Beyoncé and Jay Z are international music royalty, capable of selling out venues anywhere there’s electricity, with tickets selling for hundreds of dollars a pop. What’s a cash-conscious fan to do, beyond start a Bey and Jay future concert fund? As of last week, there’s another option: Consider going vegan, and you could check out every tour either of them plays for free—for the next thirty years.

That’s the pitch they’re making in partnership with Greenprint, an organization started by celebrity trainer and nutritionist Marco Borges. Borges, whose work with the couple helped convince them to go vegan themselves, launched Greenprint (named, naturally, after Jay Z’s legendary Blueprint album cycle) in October 2018. Its website defines the “greenprint” as the impact a person can have on the planet by committing to eating plant-based meals. It’s not specifically about converting people to full-time, lifelong veganism—rather, the site asks visitors to set a specific goal, and then offers a comparison of how that goal affects the planet. Eat one plant-based meal, for example, and you accomplish the same environmental impact that two trees do in absorbing greenhouse gases each month; eat only plant-based meals for six years, and you’ve saved as many carbon emissions as a shelter in Haiti uses in a year.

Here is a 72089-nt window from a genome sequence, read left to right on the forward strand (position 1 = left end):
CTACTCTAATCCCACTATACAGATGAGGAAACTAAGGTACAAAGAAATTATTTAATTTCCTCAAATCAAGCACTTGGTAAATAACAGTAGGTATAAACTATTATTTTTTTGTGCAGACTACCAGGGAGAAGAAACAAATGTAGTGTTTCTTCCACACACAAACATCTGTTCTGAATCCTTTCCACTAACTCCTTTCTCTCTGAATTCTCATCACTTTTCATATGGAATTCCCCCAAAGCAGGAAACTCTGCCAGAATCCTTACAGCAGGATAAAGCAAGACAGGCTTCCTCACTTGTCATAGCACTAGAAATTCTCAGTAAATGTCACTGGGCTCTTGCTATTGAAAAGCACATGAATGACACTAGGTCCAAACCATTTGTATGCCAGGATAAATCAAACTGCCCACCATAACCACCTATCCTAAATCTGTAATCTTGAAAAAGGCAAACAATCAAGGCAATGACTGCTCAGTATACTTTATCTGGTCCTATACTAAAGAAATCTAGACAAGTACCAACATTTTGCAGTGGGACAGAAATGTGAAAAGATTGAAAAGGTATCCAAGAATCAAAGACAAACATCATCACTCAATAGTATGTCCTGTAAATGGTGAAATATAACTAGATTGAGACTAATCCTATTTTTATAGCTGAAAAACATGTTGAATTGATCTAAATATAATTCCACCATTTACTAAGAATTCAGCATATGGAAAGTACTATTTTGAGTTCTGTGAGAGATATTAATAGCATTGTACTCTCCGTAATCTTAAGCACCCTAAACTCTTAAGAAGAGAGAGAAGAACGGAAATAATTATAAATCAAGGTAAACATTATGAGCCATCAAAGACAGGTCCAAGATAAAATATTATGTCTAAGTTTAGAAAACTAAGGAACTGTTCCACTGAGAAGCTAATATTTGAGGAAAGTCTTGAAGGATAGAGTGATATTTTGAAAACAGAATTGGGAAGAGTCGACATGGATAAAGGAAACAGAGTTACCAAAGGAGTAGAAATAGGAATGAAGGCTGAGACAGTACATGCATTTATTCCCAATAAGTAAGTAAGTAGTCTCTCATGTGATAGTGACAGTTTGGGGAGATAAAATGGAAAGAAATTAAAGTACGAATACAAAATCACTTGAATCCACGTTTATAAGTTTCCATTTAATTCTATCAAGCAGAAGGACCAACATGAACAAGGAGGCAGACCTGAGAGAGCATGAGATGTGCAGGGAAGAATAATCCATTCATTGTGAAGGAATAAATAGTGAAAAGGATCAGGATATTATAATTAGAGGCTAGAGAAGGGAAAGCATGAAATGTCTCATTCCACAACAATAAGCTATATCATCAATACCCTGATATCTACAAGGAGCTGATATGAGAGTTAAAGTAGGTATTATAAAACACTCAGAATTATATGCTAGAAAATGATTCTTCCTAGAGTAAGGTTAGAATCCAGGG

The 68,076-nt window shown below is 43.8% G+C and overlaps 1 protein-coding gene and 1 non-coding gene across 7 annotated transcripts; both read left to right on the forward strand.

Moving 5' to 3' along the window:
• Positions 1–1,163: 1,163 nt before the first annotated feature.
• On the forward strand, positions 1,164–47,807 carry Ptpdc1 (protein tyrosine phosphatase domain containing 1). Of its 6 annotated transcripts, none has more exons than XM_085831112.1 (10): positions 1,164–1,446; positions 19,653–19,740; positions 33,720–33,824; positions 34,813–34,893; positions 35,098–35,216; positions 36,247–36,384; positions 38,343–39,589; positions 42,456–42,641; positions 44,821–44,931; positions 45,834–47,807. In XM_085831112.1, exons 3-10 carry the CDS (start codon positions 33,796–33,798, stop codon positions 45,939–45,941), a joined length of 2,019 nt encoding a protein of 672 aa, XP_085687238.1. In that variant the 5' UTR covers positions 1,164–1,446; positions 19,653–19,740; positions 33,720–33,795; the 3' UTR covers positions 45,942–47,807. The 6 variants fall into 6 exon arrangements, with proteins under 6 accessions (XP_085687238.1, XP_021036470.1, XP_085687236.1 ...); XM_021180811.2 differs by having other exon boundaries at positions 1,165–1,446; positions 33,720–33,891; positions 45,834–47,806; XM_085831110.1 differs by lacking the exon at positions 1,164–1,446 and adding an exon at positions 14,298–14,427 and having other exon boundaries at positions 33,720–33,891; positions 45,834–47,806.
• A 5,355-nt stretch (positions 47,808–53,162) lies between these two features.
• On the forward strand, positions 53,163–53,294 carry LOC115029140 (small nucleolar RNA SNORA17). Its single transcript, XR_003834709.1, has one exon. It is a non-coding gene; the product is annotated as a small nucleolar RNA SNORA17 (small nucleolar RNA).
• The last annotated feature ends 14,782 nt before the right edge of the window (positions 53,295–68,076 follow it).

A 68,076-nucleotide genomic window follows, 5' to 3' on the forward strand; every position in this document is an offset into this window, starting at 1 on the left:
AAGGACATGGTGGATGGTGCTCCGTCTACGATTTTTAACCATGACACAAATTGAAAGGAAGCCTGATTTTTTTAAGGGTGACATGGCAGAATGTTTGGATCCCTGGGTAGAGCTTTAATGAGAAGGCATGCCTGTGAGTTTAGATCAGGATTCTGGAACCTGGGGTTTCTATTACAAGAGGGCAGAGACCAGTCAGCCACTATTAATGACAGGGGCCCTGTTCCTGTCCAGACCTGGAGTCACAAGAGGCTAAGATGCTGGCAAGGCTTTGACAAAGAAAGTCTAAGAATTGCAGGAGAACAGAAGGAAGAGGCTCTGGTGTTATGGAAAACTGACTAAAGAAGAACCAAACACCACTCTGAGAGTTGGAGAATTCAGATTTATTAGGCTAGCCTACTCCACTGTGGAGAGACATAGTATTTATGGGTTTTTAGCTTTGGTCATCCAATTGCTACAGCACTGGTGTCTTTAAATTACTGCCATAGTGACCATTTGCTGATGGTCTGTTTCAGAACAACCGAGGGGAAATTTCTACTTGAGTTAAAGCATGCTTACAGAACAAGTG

The frames of reference are inexact, but they get the basic point across—eating more plant-based meals is good for the environment. That’s where Bey and Jay come in. The contest promises one lucky fan one ticket to each tour that either of them go on for the next thirty years. (Social media posts, including on Beyoncé’s Instagram, reference it as lasting “for life.” Technically, that’s not true, but if Jay Z is still rapping at eighty years old, you probably don’t actually want to witness that anyway.) It also doesn’t specifically require people who enter to make a commitment to veganism—one just has to visit the Greenprint website in order to enter.

It’s a smart frame for pitching vegan nutrition to people. Rather than building it around what they can’t eat (meat!), build it around what they can (plant-based meals for breakfast!), and remind them of how much they’ll have in common with Beyoncé if they do it. Full-time veganism is a hard commitment to make—especially in a state with as much good BBQ as Texas—but that’s not really the point of what they’re doing here. There may only be one person who wins the grand prize, but if everyone who enters the contest decides to order the beans and potatoes and hold the bacon and cheese for one meal, then we’ll all win a little bit.